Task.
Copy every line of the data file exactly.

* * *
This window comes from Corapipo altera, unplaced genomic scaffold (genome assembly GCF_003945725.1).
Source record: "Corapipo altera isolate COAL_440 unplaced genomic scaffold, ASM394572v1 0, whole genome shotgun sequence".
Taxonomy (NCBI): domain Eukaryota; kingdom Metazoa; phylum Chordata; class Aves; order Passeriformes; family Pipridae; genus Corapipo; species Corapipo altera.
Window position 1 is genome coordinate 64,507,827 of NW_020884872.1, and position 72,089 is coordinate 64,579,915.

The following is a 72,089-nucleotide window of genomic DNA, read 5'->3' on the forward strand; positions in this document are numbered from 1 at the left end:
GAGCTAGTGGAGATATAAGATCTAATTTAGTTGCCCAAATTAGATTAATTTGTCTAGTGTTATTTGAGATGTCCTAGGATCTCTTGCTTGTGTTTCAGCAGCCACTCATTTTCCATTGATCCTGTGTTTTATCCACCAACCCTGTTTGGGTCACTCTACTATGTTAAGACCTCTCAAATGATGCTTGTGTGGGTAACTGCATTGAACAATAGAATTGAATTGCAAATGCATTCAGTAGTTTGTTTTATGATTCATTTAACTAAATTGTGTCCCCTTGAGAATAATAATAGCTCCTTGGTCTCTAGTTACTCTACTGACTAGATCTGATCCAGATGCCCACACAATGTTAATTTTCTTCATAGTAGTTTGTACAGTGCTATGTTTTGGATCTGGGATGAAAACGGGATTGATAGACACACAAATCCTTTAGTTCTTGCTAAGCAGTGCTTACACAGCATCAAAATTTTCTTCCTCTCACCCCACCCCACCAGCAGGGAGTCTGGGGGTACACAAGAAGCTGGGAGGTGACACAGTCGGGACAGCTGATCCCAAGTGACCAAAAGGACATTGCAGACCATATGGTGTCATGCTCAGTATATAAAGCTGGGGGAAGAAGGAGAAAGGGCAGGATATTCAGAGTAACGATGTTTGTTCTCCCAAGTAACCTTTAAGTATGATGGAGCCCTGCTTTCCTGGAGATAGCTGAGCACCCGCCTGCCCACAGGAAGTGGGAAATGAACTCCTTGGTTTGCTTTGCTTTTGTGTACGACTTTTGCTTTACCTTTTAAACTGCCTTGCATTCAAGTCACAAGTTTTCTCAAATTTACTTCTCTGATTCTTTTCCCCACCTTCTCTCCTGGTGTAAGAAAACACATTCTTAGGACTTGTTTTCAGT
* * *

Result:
This window comes from Corapipo altera, unplaced genomic scaffold (genome assembly GCF_003945725.1).
Source record: "Corapipo altera isolate COAL_440 unplaced genomic scaffold, ASM394572v1 0, whole genome shotgun sequence".
Taxonomy (NCBI): domain Eukaryota; kingdom Metazoa; phylum Chordata; class Aves; order Passeriformes; family Pipridae; genus Corapipo; species Corapipo altera.
Window position 1 is genome coordinate 64,507,827 of NW_020884872.1, and position 72,089 is coordinate 64,579,915.

The following is a 72,089-nucleotide window of genomic DNA, read 5'->3' on the forward strand; positions in this document are numbered from 1 at the left end:
GAGCTAGTGGAGATATAAGATCTAATTTAGTTGCCCAAATTAGATTAATTTGTCTAGTGTTATTTGAGATGTCCTAGGATCTCTTGCTTGTGTTTCAGCAGCCACTCATTTTCCATTGATCCTGTGTTTTATCCACCAACCCTGTTTGGGTCACTCTACTATGTTAAGACCTCTCAAATGATGCTTGTGTGGGTAACTGCATTGAACAATAGAATTGAATTGCAAATGCATTCAGTAGTTTGTTTTATGATTCATTTAACTAAATTGTGTCCCCTTGAGAATAATAATAGCTCCTTGGTCTCTAGTTACTCTACTGACTAGATCTGATCCAGATGCCCACACAATGTTAATTTTCTTCATAGTAGTTTGTACAGTGCTATGTTTTGGATCTGGGATGAAAACGGGATTGATAGACACACAAATCCTTTAGTTCTTGCTAAGCAGTGCTTACACAGCATCAAAATTTTCTTCCTCTCACCCCACCCCACCAGCAGGGAGTCTGGGGGTACACAAGAAGCTGGGAGGTGACACAGTCGGGACAGCTGATCCCAAGTGACCAAAAGGACATTGCAGACCATATGGTGTCATGCTCAGTATATAAAGCTGGGGGAAGAAGGAGAAAGGGCAGGATATTCAGAGTAACGATGTTTGTTCTCCCAAGTAACCTTTAAGTATGATGGAGCCCTGCTTTCCTGGAGATAGCTGAGCACCCGCCTGCCCACAGGAAGTGGGAAATGAACTCCTTGGTTTGCTTTGCTTTTGTGTACGACTTTTGCTTTACCTTTTAAACTGCCTTGCATTCAAGTCACAAGTTTTCTCAAATTTACTTCTCTGATTCTTTTCCCCACCTTCTCTCCTGGTGTAAGAAAACACATTCTTAGGACTTGTTTTCAGT